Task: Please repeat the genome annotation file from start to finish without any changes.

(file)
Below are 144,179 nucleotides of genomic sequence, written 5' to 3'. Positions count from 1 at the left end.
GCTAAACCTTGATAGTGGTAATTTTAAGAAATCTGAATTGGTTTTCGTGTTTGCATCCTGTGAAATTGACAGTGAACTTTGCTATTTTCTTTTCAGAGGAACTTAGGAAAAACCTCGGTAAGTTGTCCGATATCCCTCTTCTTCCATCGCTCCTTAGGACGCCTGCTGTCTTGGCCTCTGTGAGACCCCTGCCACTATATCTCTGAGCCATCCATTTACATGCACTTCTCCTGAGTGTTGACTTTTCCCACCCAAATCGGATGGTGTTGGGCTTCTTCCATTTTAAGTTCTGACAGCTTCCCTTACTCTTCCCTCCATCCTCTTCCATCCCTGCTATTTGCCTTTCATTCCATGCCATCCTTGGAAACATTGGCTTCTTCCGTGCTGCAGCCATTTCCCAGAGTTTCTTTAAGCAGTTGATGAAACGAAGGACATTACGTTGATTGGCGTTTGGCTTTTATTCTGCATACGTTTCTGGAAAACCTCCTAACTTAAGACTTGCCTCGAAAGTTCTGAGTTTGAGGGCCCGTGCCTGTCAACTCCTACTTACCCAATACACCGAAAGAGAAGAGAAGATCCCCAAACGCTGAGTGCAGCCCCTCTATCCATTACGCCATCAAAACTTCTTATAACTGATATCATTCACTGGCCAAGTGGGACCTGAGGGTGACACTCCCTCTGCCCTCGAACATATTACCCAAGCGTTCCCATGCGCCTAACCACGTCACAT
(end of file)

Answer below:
Below are 144,179 nucleotides of genomic sequence, written 5' to 3'. Positions count from 1 at the left end.
GCTAAACCTTGATAGTGGTAATTTTAAGAAATCTGAATTGGTTTTCGTGTTTGCATCCTGTGAAATTGACAGTGAACTTTGCTATTTTCTTTTCAGAGGAACTTAGGAAAAACCTCGGTAAGTTGTCCGATATCCCTCTTCTTCCATCGCTCCTTAGGACGCCTGCTGTCTTGGCCTCTGTGAGACCCCTGCCACTATATCTCTGAGCCATCCATTTACATGCACTTCTCCTGAGTGTTGACTTTTCCCACCCAAATCGGATGGTGTTGGGCTTCTTCCATTTTAAGTTCTGACAGCTTCCCTTACTCTTCCCTCCATCCTCTTCCATCCCTGCTATTTGCCTTTCATTCCATGCCATCCTTGGAAACATTGGCTTCTTCCGTGCTGCAGCCATTTCCCAGAGTTTCTTTAAGCAGTTGATGAAACGAAGGACATTACGTTGATTGGCGTTTGGCTTTTATTCTGCATACGTTTCTGGAAAACCTCCTAACTTAAGACTTGCCTCGAAAGTTCTGAGTTTGAGGGCCCGTGCCTGTCAACTCCTACTTACCCAATACACCGAAAGAGAAGAGAAGATCCCCAAACGCTGAGTGCAGCCCCTCTATCCATTACGCCATCAAAACTTCTTATAACTGATATCATTCACTGGCCAAGTGGGACCTGAGGGTGACACTCCCTCTGCCCTCGAACATATTACCCAAGCGTTCCCATGCGCCTAACCACGTCACAT